Why we have mixed ability classes at Solefield School

Helen McClure, Headmistress

12th November 2020

At Solefield, we do not have setting or streams.  All our classes, from age 4 to 13 are mixed ability. This is quite unusual in this country although mixed attainment grouping is common in high achieving educational systems such as Finland, Japan and Canada.

Our classes are small enough that each child receives an individualised curriculum and lessons planned exactly for their abilities and needs. We ensure that every student is intellectually stimulated.

Different teaching styles and lots of careful planning are required, moving away from didactic methods. We include a mix of group and individual work, closed and open-ended tasks, directed and carefully considered questions and a varied pace. We identify those who need support and stretch, based on how they are performing in a particular lesson or topic lesson, rather than on a previous test result. A pupil who may otherwise be in a bottom set may pick up a concept faster than one supposedly in a higher set but could be limited by the design of a lesson aimed exclusively at low attainers.

We try not to set tasks with right or wrong answers. This prevents a student achieving 100% the first time they try, while another pupil obtains 20% – a situation that is likely to reinforce pre-existing beliefs about a pupil’s own intelligence. Instead, we use carefully differentiated activities, often made with particular pupils in mind. All students therefore feel involved in a particular topic or discussion, even though individuals may be working on different aspects of it.

“We are seeing a work ethic, interest and engagement in our son that we have never seen before.” New Parent

We have found that this is extremely successful and contributes, not only to the academic excellence shown by many of our pupils, but to the happy atmosphere at Solefield where each pupil feels valued. Mutual respect, support, understanding and tolerance are developed between all our boys.

It is challenging and requires enormous commitment from dedicated, capable, specialist teachers. Building and sharing teaching skills and ideas has taken work. Our teachers all create differentiated planning for the students. It leads to some great conversations and an influx of strategies. In our departmental and whole school meetings, we now share ideas or resources that have been tried and tested.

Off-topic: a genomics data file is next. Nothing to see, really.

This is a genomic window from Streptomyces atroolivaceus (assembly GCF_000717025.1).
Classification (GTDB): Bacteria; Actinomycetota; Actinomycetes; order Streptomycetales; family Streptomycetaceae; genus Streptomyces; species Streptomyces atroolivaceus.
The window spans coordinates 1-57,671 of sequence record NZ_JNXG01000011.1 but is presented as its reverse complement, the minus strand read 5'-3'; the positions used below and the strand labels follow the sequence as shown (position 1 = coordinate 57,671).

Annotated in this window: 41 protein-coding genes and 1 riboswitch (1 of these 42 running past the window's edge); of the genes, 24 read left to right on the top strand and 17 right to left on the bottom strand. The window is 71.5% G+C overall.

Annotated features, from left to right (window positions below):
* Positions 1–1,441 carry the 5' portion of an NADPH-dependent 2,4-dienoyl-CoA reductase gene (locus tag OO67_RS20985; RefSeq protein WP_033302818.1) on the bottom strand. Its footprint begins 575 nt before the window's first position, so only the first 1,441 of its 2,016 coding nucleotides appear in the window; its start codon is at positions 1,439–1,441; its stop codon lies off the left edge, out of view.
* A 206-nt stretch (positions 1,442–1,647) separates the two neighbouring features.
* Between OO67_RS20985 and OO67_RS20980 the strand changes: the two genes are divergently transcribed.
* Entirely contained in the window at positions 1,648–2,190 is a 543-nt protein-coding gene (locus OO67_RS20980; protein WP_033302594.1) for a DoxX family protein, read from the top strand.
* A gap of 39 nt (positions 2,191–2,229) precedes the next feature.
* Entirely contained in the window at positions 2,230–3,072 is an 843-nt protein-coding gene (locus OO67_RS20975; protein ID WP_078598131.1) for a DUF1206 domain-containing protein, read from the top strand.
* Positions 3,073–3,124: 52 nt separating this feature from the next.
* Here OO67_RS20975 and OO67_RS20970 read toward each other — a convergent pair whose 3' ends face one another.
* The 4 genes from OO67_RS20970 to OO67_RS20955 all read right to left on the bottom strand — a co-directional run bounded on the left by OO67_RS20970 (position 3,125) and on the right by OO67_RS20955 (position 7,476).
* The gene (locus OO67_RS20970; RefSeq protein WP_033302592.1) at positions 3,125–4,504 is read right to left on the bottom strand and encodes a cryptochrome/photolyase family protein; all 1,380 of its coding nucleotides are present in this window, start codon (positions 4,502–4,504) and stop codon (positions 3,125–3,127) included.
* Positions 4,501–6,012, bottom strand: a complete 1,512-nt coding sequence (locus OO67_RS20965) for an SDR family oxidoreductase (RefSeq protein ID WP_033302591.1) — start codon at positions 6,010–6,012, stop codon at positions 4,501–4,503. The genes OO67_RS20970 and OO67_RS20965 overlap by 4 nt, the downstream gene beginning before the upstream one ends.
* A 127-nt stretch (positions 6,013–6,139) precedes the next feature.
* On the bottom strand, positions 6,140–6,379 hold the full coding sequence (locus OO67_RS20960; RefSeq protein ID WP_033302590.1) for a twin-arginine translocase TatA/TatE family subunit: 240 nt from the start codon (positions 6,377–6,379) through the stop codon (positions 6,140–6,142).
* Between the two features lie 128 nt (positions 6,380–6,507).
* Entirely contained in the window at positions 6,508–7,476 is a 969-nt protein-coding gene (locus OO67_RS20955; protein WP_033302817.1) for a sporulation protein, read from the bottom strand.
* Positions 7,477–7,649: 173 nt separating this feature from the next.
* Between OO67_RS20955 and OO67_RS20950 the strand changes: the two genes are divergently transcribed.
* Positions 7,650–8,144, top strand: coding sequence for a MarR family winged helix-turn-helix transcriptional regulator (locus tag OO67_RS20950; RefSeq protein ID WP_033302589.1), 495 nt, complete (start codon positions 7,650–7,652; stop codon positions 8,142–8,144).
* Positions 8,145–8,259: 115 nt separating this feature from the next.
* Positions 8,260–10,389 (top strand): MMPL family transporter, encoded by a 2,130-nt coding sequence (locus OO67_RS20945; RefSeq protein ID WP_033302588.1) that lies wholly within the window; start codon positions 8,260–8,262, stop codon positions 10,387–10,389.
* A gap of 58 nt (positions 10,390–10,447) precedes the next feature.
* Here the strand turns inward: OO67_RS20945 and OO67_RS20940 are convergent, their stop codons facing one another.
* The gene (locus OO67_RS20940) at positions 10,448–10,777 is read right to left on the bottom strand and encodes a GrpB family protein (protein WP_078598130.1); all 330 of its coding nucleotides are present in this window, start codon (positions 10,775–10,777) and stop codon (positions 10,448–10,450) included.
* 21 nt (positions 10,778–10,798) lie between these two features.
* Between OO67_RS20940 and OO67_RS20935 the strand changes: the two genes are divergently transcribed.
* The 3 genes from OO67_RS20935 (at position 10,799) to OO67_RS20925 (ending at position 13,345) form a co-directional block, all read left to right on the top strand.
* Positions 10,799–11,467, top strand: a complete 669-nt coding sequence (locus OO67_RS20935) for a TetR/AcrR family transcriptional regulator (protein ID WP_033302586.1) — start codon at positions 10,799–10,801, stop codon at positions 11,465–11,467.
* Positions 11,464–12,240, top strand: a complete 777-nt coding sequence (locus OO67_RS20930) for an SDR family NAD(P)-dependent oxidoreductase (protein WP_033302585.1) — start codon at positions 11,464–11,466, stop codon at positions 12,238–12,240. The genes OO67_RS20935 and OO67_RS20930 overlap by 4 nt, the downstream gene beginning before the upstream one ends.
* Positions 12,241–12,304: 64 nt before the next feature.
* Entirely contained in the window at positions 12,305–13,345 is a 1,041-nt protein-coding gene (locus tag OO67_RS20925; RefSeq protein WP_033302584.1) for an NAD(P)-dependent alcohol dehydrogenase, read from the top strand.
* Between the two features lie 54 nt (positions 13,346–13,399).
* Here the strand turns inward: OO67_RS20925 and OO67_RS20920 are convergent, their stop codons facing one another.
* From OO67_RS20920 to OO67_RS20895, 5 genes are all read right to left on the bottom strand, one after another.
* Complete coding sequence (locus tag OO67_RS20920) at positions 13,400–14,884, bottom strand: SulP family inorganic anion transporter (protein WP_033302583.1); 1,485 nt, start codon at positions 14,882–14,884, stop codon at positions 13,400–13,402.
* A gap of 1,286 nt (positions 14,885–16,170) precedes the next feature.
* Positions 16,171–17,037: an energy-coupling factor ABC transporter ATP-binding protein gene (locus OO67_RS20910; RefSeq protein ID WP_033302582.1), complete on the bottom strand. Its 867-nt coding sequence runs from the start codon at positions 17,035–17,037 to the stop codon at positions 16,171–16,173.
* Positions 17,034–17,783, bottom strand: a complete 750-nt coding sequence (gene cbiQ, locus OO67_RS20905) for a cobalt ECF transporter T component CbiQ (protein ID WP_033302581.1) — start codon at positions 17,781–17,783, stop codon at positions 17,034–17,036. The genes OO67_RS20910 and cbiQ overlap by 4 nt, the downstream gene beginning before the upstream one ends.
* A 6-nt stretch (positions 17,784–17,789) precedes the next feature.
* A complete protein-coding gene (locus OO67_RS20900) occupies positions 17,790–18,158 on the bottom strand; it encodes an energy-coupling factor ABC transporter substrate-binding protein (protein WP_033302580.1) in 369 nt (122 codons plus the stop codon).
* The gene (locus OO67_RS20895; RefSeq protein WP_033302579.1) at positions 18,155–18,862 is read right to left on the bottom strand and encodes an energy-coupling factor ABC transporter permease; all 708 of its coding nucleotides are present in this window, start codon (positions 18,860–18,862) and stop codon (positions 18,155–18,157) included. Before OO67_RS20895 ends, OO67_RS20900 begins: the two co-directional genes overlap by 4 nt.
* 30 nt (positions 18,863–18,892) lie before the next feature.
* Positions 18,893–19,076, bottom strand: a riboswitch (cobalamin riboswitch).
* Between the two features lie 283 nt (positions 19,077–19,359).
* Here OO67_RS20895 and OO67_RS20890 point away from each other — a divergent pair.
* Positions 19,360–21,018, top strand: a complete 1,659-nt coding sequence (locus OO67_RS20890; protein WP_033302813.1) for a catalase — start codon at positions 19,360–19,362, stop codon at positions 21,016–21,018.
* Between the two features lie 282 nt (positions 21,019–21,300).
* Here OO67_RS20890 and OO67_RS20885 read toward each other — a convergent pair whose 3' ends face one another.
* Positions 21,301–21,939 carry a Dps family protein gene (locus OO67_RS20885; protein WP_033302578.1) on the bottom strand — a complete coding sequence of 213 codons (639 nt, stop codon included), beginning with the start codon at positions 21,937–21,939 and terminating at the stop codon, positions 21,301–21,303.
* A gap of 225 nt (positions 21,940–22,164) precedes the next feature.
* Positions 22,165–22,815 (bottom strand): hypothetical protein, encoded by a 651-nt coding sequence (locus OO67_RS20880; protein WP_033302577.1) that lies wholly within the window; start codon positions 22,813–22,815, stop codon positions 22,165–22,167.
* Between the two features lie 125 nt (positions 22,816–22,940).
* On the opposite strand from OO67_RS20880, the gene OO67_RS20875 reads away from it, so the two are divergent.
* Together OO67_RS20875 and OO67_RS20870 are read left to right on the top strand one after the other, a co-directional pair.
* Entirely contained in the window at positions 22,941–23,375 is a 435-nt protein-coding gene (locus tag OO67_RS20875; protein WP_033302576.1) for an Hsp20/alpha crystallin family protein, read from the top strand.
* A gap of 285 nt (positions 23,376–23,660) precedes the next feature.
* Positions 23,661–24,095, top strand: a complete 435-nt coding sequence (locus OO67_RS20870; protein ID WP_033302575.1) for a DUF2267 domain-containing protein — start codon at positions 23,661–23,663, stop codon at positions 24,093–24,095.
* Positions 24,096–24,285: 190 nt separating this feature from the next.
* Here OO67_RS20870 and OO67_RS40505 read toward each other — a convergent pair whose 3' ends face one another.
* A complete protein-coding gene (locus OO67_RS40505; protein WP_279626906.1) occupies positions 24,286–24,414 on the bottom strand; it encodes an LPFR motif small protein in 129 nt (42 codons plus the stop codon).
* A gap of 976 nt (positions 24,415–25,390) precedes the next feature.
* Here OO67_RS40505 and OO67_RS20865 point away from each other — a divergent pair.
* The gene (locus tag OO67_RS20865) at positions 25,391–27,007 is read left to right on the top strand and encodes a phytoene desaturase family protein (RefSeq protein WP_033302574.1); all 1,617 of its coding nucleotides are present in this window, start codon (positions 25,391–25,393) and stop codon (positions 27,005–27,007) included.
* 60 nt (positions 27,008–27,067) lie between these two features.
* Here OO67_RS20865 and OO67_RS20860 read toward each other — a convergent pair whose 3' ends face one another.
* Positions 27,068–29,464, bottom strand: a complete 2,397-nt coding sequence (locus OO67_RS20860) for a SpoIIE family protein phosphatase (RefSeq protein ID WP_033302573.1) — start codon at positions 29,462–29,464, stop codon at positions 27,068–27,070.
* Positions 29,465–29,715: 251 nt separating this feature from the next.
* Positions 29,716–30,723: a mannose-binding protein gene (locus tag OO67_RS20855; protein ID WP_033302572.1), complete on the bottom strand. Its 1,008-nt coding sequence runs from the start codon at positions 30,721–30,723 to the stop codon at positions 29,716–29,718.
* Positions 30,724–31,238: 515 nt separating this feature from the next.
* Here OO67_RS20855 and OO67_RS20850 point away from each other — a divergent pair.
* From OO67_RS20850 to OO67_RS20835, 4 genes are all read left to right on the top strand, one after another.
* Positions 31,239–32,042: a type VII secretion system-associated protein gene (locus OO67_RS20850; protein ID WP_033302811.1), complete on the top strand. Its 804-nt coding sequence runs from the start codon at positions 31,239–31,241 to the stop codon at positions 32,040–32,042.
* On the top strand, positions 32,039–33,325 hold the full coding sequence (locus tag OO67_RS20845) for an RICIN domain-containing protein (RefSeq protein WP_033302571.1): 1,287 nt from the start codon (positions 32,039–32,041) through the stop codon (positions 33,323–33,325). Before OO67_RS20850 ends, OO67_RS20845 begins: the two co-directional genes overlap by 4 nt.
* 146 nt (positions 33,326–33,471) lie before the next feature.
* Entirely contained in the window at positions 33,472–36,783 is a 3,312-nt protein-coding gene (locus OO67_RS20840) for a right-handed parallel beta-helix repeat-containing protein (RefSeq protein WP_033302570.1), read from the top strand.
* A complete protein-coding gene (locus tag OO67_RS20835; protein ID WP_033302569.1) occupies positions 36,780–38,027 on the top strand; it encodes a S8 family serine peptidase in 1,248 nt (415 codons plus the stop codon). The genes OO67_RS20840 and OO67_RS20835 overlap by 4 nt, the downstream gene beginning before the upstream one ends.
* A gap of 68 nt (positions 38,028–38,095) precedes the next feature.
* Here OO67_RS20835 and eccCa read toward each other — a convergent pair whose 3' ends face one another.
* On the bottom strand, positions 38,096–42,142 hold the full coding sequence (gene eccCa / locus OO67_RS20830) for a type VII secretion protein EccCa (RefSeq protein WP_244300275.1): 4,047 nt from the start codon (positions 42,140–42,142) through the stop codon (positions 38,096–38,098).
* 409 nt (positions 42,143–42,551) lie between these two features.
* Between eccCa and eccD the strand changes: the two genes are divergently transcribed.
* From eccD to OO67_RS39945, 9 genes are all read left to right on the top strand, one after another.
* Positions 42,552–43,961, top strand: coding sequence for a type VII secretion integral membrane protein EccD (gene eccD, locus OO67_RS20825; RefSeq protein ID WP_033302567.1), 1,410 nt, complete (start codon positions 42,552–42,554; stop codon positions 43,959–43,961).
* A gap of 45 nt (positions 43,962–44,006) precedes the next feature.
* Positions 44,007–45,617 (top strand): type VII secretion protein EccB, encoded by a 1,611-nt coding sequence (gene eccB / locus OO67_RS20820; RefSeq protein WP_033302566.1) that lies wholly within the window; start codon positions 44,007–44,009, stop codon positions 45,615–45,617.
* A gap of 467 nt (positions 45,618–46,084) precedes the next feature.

Our subject range is diverse and no student will always be the best, or the worst across the board. In our mixed attainment groups, we have seen some of those students who would normally be in a lower ability set, gain a confidence-boost when they pick up a new idea faster than a student who usually excels. We also avoid the errors of selection that can occur where students are incorrectly assigned to bands, streams or tracks.

We encourage our boys to teach each other. They work in a variety of groups and pairs, sometimes with other of the same or different abilities, depending on the activity. Confidence blossoms. Students benefit from working with others who are at different ability levels through developing a growth mindset around the target skill and gaining a better understanding of their own strengths.

For those at the top end of the class, we stretch and challenge them by increasing the depth, rather than the breadth, of their learning. Instead of adding in extra content for the high-fliers, we’re making space for any student to explore the questions covered to a range of depths, depending on how well they are picking up ideas in a particular lesson.

Student performance is not a self-fulfilling prophecy at Solefield. We have a “can do” attitude to learning. There is potentially less negative labelling of students. Our Scholarship Pathway Programme in Years 7 & 8 sees all pupils working towards a scholarship in vertical groups in the area that they find most interesting – art, music, drama, sport or academic. This has led to some pupils who would not ordinarily have taken a scholarship exam feeling confident enough to try for one, and, in several cases, succeeding. The power of self-belief is not to be under-estimated.

The effect of our mixed-ability groupings on our boys is very positive, as is borne out by our excellent academic results at 11+, ISEB Pre-test and Common Entrance every year, allowing us to feed some of the most prestigious grammar and independent schools in the country. Perhaps the most important outcome, however, is how our young men feel about themselves when they move on to the next phase of their schooling. In a survey sent to leavers’ parents in Summer 2020, this was the most striking piece of feedback; that their sons leave us happy, confident and self-assured.